At the end of the night, foster moms and dads arrived to tuck us into our new homes for the week before our official arrival at the shelter for adoption.  It’s time for us to break our connections with each other, as Nature intended.  So we are going off in small groups of 3 to start the process.  So many new things!  You can understand that at the end of this day we are all very tired, indeed!  Sweet dreams, baby puppies . . .

 

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Love,

The Valentine Pups

The Puppies are Coming! The Puppies are Coming!

Day 49 

 We are 7 weeks old and starting to look forward to a very exciting event: Our arrival at the shelter so we can get ready to go home to our new families.  We’re counting down to that special day: Friday, April 13.  On that day we’ll be spayed or neutered and microchipped.  So today is Day 10 and counting.

It’s not too early to get your adoption application in!  We’re looking forward to reading them.

Some of us still don’t have names, and that makes us sad.  Blue, Gold, Olive, Rust, Rust-Blue, and Rust-Gold are all still hoping to have a sponsor.  Won’t you help?

Meanwhile, we’re practicing all sorts of things that we’ll need to be good at, like balance, coordinator, and playing hide and seek!  Take a look at our great photos.

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Of course, when we’re done with practice we love to go for a walk in the sunshine and explore the grass and woods.  Then it’s time for a puppy nap.

We Help Write the Blog; Blue Gets a Prescription

Day 38

Guardian was a bit behind in writing the blog entries, so we decided to help her out.  We want to tell you a story about Blue.

Blue hasn’t been able to keep solid food down.  Our doctor said it’s not unusual for some pups to have immature digestive systems, so she thought a prescription diet designed to be gentle to the stomach would help.  She also suggested mixing human baby cereal with milk.  Guardian keeps Blue from getting dehydrated by giving several syringes of liquid to her 3 times a day.  The liquid is water mixed with a little honey for energy and fish powder for protein.  This seems to keep her going pretty well, but she sure would like to have some solid food.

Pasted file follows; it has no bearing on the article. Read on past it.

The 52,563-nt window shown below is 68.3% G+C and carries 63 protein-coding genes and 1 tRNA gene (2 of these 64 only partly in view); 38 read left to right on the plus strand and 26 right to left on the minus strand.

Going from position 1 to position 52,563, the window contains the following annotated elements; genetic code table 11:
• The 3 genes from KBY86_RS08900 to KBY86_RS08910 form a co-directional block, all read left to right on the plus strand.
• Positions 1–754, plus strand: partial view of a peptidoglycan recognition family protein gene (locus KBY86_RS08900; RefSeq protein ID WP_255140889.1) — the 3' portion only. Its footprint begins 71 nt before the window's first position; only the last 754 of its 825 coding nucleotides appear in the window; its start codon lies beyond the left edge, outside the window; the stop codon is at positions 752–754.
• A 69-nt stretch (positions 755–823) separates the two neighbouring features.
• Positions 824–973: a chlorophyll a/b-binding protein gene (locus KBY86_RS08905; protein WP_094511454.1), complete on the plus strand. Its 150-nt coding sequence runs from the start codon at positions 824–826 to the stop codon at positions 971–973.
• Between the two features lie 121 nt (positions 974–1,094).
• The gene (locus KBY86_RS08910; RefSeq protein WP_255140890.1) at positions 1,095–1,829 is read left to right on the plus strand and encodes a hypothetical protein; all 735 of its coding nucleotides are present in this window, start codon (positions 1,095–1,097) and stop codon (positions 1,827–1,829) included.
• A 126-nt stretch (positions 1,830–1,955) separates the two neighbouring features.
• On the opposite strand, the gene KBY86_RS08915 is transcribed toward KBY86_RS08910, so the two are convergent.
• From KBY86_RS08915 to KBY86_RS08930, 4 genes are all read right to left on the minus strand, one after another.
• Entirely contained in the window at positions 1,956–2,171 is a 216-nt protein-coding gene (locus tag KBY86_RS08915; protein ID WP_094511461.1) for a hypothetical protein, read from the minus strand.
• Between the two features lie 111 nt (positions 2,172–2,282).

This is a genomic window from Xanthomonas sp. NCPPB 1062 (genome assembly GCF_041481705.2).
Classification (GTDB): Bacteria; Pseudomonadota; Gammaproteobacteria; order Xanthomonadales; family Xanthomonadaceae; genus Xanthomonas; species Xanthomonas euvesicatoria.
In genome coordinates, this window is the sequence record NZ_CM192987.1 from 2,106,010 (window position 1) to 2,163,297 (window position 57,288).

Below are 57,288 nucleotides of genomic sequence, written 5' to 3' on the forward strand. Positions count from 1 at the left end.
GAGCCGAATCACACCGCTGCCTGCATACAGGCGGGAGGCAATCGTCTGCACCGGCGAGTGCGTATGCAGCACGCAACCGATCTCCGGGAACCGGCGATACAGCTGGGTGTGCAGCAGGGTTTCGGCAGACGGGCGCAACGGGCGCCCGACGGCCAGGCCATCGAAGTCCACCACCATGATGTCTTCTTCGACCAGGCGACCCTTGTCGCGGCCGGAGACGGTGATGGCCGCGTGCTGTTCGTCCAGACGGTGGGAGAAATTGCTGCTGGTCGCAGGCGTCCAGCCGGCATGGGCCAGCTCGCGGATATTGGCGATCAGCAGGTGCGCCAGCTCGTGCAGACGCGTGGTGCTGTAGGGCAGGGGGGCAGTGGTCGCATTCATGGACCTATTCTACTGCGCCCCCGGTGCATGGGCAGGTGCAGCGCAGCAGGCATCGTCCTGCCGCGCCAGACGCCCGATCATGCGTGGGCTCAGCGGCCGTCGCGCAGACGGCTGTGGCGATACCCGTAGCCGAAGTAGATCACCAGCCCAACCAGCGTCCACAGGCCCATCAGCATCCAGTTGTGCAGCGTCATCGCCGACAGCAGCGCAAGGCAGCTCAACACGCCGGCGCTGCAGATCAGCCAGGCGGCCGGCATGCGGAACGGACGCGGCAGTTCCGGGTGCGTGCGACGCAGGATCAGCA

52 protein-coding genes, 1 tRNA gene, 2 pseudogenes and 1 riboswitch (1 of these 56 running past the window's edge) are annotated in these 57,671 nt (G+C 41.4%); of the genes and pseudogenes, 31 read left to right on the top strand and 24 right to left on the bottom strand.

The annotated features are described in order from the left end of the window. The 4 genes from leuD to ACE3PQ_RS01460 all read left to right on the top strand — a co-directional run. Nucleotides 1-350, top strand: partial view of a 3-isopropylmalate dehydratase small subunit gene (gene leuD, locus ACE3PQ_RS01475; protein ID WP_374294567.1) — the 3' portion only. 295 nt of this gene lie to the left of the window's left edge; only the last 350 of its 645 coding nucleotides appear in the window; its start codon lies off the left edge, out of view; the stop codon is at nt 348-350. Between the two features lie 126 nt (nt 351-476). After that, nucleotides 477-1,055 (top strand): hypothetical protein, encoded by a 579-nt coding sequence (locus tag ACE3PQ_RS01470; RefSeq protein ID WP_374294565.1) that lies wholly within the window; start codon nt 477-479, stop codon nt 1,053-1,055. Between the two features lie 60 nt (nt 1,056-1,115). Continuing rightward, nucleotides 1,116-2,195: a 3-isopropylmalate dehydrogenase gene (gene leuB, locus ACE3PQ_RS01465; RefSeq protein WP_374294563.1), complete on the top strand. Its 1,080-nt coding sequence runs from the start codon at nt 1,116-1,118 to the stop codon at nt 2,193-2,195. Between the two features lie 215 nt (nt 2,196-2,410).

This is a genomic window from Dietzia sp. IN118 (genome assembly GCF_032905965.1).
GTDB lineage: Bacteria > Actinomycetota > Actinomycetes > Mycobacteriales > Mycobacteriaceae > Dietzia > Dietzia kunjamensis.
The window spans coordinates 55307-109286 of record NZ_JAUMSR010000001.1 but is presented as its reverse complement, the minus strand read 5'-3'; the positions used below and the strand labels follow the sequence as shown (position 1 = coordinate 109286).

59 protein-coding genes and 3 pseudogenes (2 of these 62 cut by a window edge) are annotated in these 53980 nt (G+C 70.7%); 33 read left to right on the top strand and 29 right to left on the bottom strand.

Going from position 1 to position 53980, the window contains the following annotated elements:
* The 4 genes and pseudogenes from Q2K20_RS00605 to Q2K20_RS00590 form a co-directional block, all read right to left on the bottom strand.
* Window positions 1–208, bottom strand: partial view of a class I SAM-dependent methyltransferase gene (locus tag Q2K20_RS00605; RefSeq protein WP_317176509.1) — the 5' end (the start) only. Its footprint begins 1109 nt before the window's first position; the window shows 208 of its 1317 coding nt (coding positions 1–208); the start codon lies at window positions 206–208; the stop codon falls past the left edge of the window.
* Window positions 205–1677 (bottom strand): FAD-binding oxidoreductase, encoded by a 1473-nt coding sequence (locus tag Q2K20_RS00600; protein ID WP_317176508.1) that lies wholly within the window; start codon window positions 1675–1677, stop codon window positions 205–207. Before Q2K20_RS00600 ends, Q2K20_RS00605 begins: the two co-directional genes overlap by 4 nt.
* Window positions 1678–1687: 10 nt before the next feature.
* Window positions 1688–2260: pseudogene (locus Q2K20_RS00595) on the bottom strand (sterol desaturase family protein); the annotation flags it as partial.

So Blue and Peanut had a field trip to the shelter today, while the rest of us hung out with the Mod Squad in the nursery.  Bet they’ll be really tired when they get home! 

Here’s some pictures of us writing this blog for you!

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Love,

The Valentine Pups

We Thank Our Sponsors and Learn About Imprinting and Etiquette

Day 37

Your response to our Name Game has been amazing!  Thank you for all the great names, and we loved reading the notes you sent along with them.  We hope you enjoy our thank you cards and will show everyone our sweet puppy photos. A couple of us still need names, so if you’ve got a great name for a cute pup like us, feel free!

Did you know that dogs are unique because they can imprint on more than 1 species?  Imprinting is an attachment behavior that happens at an early age and promotes social bonding.  At 3-4 weeks of age, puppies form attachments to their littermates and often move around as a group.  Imprinting happens quickly, within hours of exposure.  People who raise working dogs, such as those intended to guard sheep, for example, take advantage of imprinting when they house young puppies with the animals they are intended to guard.  The puppies bond to the sheep and become protective of them.  Peanut and Cashew have bonded to guardian because she bottle fed them and spent a lot of time with them.  They tend not to want to nurse as much as the other pups, who are more bonded to mom.

We had a lesson in good puppy etiquette.  Guardian gave mom a bone, which we found very interesting.  Weren’t we shocked to find that mom had no intention of letting us share it!  We noticed that she’d freeze if we got too close.  We learned that if we didn’t go away when she froze, she snapped at us.  Well, THAT made us back off!  We’ll be sure to give her more space next time she has a bone.  There are some boundaries that only a mom dog can teach a baby dog.

Love,
The Valentine Pups